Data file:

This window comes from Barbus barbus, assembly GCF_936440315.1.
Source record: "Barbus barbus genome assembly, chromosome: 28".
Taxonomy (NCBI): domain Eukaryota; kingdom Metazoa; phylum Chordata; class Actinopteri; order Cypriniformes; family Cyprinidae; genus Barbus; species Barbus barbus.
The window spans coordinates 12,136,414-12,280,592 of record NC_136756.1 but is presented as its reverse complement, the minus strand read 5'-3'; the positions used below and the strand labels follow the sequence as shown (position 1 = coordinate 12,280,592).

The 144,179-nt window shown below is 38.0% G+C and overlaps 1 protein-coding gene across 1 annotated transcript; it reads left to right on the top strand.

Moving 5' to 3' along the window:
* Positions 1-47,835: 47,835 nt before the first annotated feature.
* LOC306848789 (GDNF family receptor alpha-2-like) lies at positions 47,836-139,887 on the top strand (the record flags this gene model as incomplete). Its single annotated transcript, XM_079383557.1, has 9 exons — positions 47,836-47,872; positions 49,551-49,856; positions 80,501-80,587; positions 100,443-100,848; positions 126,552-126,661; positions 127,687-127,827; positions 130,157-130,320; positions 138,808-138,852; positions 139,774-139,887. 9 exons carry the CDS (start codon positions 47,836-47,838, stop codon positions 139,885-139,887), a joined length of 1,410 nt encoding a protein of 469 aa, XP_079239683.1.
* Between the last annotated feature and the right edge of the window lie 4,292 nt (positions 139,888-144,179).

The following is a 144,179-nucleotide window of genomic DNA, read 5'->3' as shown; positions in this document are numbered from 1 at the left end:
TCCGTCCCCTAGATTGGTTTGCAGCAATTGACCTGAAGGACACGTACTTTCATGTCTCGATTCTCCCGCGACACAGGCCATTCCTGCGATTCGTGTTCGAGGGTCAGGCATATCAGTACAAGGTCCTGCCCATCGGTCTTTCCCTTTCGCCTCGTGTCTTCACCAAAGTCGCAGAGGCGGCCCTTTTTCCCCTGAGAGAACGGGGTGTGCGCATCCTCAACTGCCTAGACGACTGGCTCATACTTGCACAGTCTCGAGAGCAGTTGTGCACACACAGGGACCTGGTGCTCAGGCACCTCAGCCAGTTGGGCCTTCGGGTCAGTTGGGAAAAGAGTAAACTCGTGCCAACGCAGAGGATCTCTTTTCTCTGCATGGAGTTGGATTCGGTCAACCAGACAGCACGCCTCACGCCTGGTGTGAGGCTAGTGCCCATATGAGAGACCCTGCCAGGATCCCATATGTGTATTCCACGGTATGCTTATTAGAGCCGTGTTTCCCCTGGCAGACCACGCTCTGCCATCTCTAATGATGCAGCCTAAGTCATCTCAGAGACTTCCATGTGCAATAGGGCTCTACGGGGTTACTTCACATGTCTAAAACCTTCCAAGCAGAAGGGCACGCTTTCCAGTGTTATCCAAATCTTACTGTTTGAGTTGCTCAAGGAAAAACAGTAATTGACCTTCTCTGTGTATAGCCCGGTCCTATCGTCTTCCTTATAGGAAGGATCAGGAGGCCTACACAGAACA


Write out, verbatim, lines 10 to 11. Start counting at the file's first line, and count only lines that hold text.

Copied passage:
The following is a 144,179-nucleotide window of genomic DNA, read 5'->3' as shown; positions in this document are numbered from 1 at the left end:
TCCGTCCCCTAGATTGGTTTGCAGCAATTGACCTGAAGGACACGTACTTTCATGTCTCGATTCTCCCGCGACACAGGCCATTCCTGCGATTCGTGTTCGAGGGTCAGGCATATCAGTACAAGGTCCTGCCCATCGGTCTTTCCCTTTCGCCTCGTGTCTTCACCAAAGTCGCAGAGGCGGCCCTTTTTCCCCTGAGAGAACGGGGTGTGCGCATCCTCAACTGCCTAGACGACTGGCTCATACTTGCACAGTCTCGAGAGCAGTTGTGCACACACAGGGACCTGGTGCTCAGGCACCTCAGCCAGTTGGGCCTTCGGGTCAGTTGGGAAAAGAGTAAACTCGTGCCAACGCAGAGGATCTCTTTTCTCTGCATGGAGTTGGATTCGGTCAACCAGACAGCACGCCTCACGCCTGGTGTGAGGCTAGTGCCCATATGAGAGACCCTGCCAGGATCCCATATGTGTATTCCACGGTATGCTTATTAGAGCCGTGTTTCCCCTGGCAGACCACGCTCTGCCATCTCTAATGATGCAGCCTAAGTCATCTCAGAGACTTCCATGTGCAATAGGGCTCTACGGGGTTACTTCACATGTCTAAAACCTTCCAAGCAGAAGGGCACGCTTTCCAGTGTTATCCAAATCTTACTGTTTGAGTTGCTCAAGGAAAAACAGTAATTGACCTTCTCTGTGTATAGCCCGGTCCTATCGTCTTCCTTATAGGAAGGATCAGGAGGCCTACACAGAACA